Our door and our minds are open.


Q: How does your decision to remove the individual from attending the conference fit with your inclusion principles? 

A: We followed our policy in judging whether this individual’s participation could threaten other attendees’ physical or psychological safety. While we do not believe a physical threat exists, we do believe the seriousness of the past felony could compromise some attendees’ psychological safety. As a result, we are not allowing this attendee to join the conference now. We do believe there are ways for this individual to safely contribute to the community, but more conversation needs to happen before such contribution should be attempted. The attendee is restricted from attending and/or giving talks until a time when the community is able to have those conversations.

Q: Why didn’t you post your restrictions until the day after the original social media post that publicized and heavily criticized this case?

A: The timing of that post understandably raises the question of why. In reality, we had been working on the transparency report and the safety policy it is based on for a number of weeks and we were in the final stages of approving those materials when the social media post appeared. They had already been reviewed on February 8 with the CppCon conference chair, CppCon program chair, and the Code of Conduct handling team, and what we posted has input from all of them.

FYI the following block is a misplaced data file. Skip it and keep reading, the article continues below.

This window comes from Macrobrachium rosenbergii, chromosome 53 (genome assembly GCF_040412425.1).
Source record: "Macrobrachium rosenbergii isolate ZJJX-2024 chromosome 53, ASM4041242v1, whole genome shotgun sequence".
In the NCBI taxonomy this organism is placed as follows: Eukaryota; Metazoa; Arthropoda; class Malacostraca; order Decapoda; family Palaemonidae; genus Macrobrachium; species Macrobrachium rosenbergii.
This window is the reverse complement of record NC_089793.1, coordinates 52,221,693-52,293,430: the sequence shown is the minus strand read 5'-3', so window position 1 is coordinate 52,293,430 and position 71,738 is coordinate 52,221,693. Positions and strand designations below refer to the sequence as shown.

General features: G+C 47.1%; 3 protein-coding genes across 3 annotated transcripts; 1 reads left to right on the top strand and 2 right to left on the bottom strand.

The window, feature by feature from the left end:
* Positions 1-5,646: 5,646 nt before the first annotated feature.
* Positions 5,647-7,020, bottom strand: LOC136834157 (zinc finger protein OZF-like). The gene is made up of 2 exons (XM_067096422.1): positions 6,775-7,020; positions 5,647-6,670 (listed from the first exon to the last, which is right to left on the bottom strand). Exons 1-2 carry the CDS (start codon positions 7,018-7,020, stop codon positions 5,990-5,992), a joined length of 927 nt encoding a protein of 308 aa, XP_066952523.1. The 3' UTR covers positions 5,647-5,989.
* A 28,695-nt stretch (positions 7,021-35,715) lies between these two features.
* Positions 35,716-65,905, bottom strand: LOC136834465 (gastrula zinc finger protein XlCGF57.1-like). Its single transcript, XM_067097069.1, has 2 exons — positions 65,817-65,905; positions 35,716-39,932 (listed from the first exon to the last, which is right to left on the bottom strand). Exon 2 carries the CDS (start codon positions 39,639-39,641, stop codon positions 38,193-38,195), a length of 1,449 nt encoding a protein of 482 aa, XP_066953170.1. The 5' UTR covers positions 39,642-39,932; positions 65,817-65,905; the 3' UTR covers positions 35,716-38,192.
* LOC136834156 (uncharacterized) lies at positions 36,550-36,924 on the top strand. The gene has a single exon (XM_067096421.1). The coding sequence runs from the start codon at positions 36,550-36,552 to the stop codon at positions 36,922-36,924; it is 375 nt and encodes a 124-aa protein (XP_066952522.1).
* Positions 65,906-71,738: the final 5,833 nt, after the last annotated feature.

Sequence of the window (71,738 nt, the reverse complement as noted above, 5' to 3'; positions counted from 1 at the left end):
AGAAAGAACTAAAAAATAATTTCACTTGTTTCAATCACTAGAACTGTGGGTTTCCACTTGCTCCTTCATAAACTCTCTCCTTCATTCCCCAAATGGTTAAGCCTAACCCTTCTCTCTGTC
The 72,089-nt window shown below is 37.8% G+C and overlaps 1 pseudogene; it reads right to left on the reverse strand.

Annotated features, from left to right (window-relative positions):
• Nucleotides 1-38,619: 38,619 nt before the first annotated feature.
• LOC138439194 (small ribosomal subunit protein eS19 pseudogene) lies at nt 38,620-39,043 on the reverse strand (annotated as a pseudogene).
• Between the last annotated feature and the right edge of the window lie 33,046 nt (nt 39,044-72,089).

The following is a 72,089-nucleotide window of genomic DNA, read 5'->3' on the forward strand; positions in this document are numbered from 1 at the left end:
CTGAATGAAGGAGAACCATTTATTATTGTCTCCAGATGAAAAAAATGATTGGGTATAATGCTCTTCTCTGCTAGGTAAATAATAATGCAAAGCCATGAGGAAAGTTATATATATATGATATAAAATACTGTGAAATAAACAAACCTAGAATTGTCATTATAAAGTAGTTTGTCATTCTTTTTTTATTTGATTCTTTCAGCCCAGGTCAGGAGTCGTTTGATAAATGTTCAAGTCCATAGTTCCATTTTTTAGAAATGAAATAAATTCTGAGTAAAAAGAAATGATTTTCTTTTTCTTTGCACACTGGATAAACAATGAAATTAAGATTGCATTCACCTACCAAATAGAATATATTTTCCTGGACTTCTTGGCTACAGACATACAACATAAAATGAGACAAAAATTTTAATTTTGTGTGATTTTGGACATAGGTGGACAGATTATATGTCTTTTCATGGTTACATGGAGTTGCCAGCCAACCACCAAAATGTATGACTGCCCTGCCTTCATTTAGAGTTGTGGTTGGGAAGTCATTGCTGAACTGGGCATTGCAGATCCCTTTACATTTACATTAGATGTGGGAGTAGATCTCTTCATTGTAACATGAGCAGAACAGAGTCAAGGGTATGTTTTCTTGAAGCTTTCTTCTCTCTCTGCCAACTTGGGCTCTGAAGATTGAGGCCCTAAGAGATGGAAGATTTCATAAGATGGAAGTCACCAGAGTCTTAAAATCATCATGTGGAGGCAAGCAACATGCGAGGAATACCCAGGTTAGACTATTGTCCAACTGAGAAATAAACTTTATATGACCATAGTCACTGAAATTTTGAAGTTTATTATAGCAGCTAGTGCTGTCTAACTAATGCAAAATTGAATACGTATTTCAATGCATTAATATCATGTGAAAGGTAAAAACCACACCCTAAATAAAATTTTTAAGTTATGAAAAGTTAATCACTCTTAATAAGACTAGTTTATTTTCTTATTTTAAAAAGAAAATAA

Q: Why did the CoC team not handle this situation originally?

A: Because it required a new policy.

This case didn’t fall within the scope of the existing CoC policy, which covers the handling of all reports of misconduct at and around the conference. This case was an unprecedented situation that involved serious misconduct that occurred before the Foundation or CppCon existed.